Physician in Training: “Dr. Rod, I just had a really frustrating interaction with a patient. I was trying to explain my plan of care, but they just didn’t seem to understand what I was saying. I tried rephrasing and simplifying, but they still seemed confused. I even tried writing it down on a sheet of paper!”
I could see my young charge was frustrated.
Me: “Honestly, I’m really sorry to hear that. Communication with patients is a huge hurdle we all face and must overcome. This is only magnified when they’re dealing with health issues that can be overwhelming. Don’t be too hard on yourself, you’ll find the right method that fits you best. That’s what training is about, finding the most efficient routes to communicate and deliver care. The fact that you recognize the importance of this is a great sign, but it will take time. Take heart and wait. Press on.”
Our conversation ended as the young physician headed out for the evening, thinking over how the next round would go. I could see he was somewhat worried. I also pondered why our young charges seemed to struggle, more so than ever, with effective communication between colleagues and patients. The reasons are likely multifactorial:
- The COVID-19 pandemic
- Social isolation from lockdowns
- Lack of face-to-face interactions
- Shortages in the workforce/work-from-home models
- Health care access disparities across the nation
With more people spending time online, we have become accustomed to receiving information in short bursts, such as tweets, text messages, and breaking news headline banners on our phones. We expect it to be succinct and synthesized, skipping out on the processing it once took to build pathways to not only understand incoming information but to adapt the same workflow to future information.
While this may seem convenient, it has severely impacted our ability to communicate as we once did. Communal areas are dilapidated or no longer here post-pandemic, inhibiting natural conversation. People more recently than before would rather “remote-in” to work than drive and interact one on one. Thus it becomes evident why people often struggle to express themselves clearly or understand complex ideas. What will it take to overcome this?
It will take time to find out.
Enter artificial intelligence (AI) in 2023, namely ChatGPT.
Many are wary of the technology, unsure of the biases, unclear of the source material, and critical of the time it takes to learn how to use it well or the products it yields with its occasional “hallucinations.” With Doximity recently opening up the beta version of a ChatGPT iteration, DocsGPT, to help users with health care–related tasks, a small step toward helping improve communication in health care was taken.
The next morning, I approached our physician in training, inviting him to attempt to test drive this new technology. I posed a question and allowed him to come up with a prompt. “What if we ask DocsGPT to write the patient a letter concerning what you were trying to relay to them yesterday? Do you think this could help them in receiving what you proposed and reduce your and their frustrations?”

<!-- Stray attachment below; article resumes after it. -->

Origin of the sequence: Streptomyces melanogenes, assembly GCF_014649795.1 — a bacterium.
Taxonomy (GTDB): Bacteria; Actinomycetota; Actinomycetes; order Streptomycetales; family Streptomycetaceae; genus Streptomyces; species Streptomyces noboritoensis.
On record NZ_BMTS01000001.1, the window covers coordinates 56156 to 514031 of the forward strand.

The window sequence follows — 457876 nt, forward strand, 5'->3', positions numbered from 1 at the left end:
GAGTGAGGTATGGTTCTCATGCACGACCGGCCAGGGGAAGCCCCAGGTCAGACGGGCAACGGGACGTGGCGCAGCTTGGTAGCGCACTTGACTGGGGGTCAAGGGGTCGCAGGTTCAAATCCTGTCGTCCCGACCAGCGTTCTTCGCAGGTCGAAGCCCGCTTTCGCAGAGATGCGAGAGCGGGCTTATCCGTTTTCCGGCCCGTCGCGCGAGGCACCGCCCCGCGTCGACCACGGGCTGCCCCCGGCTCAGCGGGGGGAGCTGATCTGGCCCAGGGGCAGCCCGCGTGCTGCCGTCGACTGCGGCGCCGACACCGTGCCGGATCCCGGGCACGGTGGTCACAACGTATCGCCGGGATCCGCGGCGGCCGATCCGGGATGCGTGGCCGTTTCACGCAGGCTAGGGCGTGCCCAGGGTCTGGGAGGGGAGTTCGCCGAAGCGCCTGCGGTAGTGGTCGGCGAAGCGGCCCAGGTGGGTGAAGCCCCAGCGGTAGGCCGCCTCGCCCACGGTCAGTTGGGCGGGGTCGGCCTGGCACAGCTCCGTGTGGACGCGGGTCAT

He took a sip of coffee and proceeded to enter text into the prompt bar. A letter was generated in a matter of seconds.
For the first time, he saw his thoughts in a new light, a new possibility opened up, and a new path forward was born. One where AI not only helps us generate information but also helps us rewire our thoughts in a useful way, overcoming a huge hurdle in any physician’s career … strong, useful, purposeful communication and reduced time wasted in frustration purgatory.
As a second-year Doximity Digital Health Fellow, I saw a dire need for more like-minded, forward-thinking individuals to step up in their workplaces and propose new solutions to common problems. Thus in this case of difficult interactions and post-pandemic anxieties in regard to AI, we must seek to apply it as a tool for it to truly yield a successful result for all involved.
The question on everyone’s mind is, “Can AI replace me?”
It can help, it is helping, and it already has shown great promise in the aforementioned story, where it helped to train a fledgling thinker’s mind to deliver hard news to a frustrated patient in an empathic tone that was sincere with a brush of hope mixed in. But it is far from being able to remove the need for the human to human interaction. So let’s dive in, unafraid and hopeful of the possibility that we can regain the connection to each other, even if it means we ask for help from an AI on remembering how to do this.
Yes, it will take time to discover new and creative uses for this, but it’s already started in 2023!
What have you found useful about AI in your career? Share in the comments.
Dr. Jesus Rodriguez is a family medicine physician and full-time teaching physician at a family practice residency in the Rio Grande Valley. Dr. Rodriguez is also enrolled in Doximity’s Digital Health Fellowship as a second-year fellow.
Image by lemono / Getty Images